The Teacher Microservice Resemblence

So I’ve been asked to explain microservices to a 10-year-old. They might not know much about computer applications and processes, so it became a challenge. But then, I figured out with who they spend a good amount of their time.


I haven’t done this personally, but I believe if you ask a kid who’s their favorite teacher, you’ll get an answer. Can this teacher teach all the subjects? I hardly think so.

Let’s see an example of BBT Elementary school, where Mr. Wolowitz is the only teacher who takes care of all subjects - Maths, Physics, Art, Biology, and Chemistry. Mr. Wolowitz is like a Monolith, a system that handles all the responsibilities. If Mr. Wolowitz, who has nut allergies, accidentally ate a peanut and couldn’t come to teach, there is no one in BBTES to teach. This is a problem since the students have no one to teach them, thus making the school not functional. I can see the happiness on the kids’ faces, but hey, we have to consider the ones who want to study too, right?

Principal Petersen, who is now aware of the problem, that happens when every responsibility is on a single teacher, hires some new teachers. Like Microservices, which are separate systems for each, the teachers are Dr. Cooper for Physics, Ms. Penny for Art, Dr. Bernadette for Biology, Dr. Amy for Chemistry, and Mr. Wolowitz continue to be the Maths teacher. If Mr. Wolowitz chocks on nuts again, only the maths teacher will be absent now. The school can still function since other teachers are not interrupted. This is called Fault Isolation, where the problem with one system will not collapse the other systems.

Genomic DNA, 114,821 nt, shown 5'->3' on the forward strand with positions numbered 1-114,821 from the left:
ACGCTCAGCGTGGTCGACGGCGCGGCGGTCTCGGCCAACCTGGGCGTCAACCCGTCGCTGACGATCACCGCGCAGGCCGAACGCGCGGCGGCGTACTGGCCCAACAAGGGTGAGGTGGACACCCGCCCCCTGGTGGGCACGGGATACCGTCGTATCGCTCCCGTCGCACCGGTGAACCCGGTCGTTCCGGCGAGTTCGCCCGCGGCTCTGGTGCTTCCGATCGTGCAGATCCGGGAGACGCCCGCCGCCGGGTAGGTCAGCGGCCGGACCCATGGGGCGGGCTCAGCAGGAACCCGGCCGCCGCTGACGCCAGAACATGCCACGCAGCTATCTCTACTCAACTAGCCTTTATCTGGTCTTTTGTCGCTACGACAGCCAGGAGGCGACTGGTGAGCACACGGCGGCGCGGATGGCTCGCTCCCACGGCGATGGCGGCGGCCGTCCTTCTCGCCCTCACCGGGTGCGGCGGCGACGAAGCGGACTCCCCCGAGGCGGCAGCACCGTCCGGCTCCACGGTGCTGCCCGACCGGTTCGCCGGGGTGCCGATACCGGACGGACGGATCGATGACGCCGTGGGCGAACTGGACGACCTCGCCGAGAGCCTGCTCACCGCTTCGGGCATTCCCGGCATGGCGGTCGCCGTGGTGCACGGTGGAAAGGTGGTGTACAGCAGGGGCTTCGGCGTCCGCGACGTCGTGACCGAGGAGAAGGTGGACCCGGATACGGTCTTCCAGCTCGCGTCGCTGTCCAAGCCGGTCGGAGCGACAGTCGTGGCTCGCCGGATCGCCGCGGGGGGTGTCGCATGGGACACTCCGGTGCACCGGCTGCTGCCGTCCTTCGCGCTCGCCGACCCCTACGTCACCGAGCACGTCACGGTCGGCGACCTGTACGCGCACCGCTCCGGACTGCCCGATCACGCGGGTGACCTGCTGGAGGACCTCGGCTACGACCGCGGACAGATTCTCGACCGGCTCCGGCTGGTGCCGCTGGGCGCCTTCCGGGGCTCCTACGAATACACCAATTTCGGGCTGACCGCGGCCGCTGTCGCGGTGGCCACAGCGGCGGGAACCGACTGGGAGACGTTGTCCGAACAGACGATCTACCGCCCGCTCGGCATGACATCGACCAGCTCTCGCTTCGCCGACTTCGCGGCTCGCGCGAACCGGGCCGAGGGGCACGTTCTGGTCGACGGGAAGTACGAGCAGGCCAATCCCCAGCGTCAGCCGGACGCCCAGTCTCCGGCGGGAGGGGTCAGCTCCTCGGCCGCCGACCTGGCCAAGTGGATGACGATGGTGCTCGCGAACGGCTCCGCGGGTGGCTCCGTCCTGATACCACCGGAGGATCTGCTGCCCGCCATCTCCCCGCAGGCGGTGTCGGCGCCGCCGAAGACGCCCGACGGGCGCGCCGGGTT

Now let’s say BBTES wants to start teaching history. If the only teacher available had been Mr. Wolowitz, Principal Petersen would’ve had to train him to teach history. Or if she is hiring a new teacher, she would want someone who knows all these subjects. But since she follows the Microservice style, she can hire a new teacher for history. Mr. Zack applied for the role and got it. It all happened so fast, and Principal Petersen didn’t have to see if Mr. Zack knew Physics before hiring him. This is like how people, who build a microservice, only need knowledge about what they make.

Anyway, it turns out Mr. Zack knew neither physics nor history. I guess Principal Petersen should’ve done a better job while interviewing. But she has the power to learn from her mistakes. After a better interview, they hired Prof. Spock as a history teacher, and the crisis got solved. She considers hiring Mr. Zack as an experiment and has learned her lesson from that experience. Since she hired Mr. Zack only to teach history, replacing him didn’t make much change. This is why she could experiment with Mr. Zack in the first place. This is like how we can confidently experiment with microservices since the risk is lower. Do you know what is interesting here? None of this chaos affected Dr. Cooper, Ms. Amy, or any others in their work. Thanks to the independence from others like independent microservices.